Are the Social Security projections biased? We often hear predictions about Social Security that either seem overly dire or optimistic, but never seem to come true.
The Social Security Administration projects that its “trust funds” will be depleted by 2033—not an optimistic forecast. But it may be even bleaker than that, according to CNBC network.
New studies from Harvard and Dartmouth researchers find that the SSA’s actuarial forecasts have been consistently overstating the financial health of the program’s trust funds since 2000.
“These biases are getting bigger and they are substantial,” said Gary King, co-author of the studies and director of Harvard’s Institute for Quantitative Social Science.
“[Social Security] is going to be insolvent before everyone thinks,” he said.
The Social Security and Medicare Trustees’ 2014 report to Congress last year found trust fund reserves for both its combined retirement and disability programs will grow until 2019. That’s good news. But program costs are projected to exceed income in 2020 and the trust funds will be depleted by 2033 if Congress doesn’t act.
Projections show that once the trust funds are drained, annual revenues from payroll tax would cover only three-quarters of scheduled Social Security benefits through 2088, according to CNBC.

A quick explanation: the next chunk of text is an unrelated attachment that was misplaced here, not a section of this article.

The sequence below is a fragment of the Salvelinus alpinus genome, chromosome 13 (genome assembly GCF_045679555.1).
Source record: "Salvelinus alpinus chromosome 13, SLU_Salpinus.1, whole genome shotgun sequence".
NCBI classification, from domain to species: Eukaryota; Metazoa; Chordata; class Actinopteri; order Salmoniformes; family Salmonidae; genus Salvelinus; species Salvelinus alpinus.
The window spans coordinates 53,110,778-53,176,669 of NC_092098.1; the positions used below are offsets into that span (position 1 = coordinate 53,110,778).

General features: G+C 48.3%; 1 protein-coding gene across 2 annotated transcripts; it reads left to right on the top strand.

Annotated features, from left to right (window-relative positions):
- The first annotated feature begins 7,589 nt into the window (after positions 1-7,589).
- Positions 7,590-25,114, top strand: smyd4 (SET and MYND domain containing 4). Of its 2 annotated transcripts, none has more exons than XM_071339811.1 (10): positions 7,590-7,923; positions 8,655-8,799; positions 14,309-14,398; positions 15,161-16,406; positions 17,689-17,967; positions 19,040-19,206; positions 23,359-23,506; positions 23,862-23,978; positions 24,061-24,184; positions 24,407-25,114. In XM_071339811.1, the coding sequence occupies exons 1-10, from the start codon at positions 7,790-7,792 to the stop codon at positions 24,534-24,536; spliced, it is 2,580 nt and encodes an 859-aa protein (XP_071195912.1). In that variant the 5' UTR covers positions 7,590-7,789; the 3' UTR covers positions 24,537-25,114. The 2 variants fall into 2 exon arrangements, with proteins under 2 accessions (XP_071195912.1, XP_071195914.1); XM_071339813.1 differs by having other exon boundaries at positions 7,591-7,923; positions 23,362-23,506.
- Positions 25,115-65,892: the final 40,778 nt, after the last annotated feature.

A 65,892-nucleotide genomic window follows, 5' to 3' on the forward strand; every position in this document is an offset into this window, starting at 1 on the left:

Consistent reports on Social Security financial indicators started in 1978. The researchers examined forecasts published in the annual trustees’ reports from 1978 until 2013. They compared the forecasts made regarding variables like mortality and labor force participation rates and compared it to the actual observed data.
Forecasts from trustees reports from 1978 to 2000 were generally unbiased, researchers found.
During that time, the administrations made overestimates and underestimates, but the forecast errors appeared to be random in their direction.
“After 2000, forecast errors became increasingly biased, and in the same direction. Trustees Reports after 2000 all overestimated the assets in the program and overestimated solvency of the Trust Funds,” wrote the researchers, who include Dartmouth professor Samir Soneji and Harvard doctoral candidate Konstantin Kashin.
“In the 1980s, for example, their conservative projections underestimated revenues and overestimated costs, missing the mark for the period by $27 billion in all. In the 1990s, the actuaries were similarly conservative, this time erring by about $200 billion. But in the first decade of this century, the forecasters proved overly optimistic, overestimating revenue and underestimating costs, with the total error reached nearly $1 trillion. (All amounts are in constant 2010 dollars.)”
The research also points to the work of chief actuary of the Social Security Administration as being “systematically biased and overconfident.”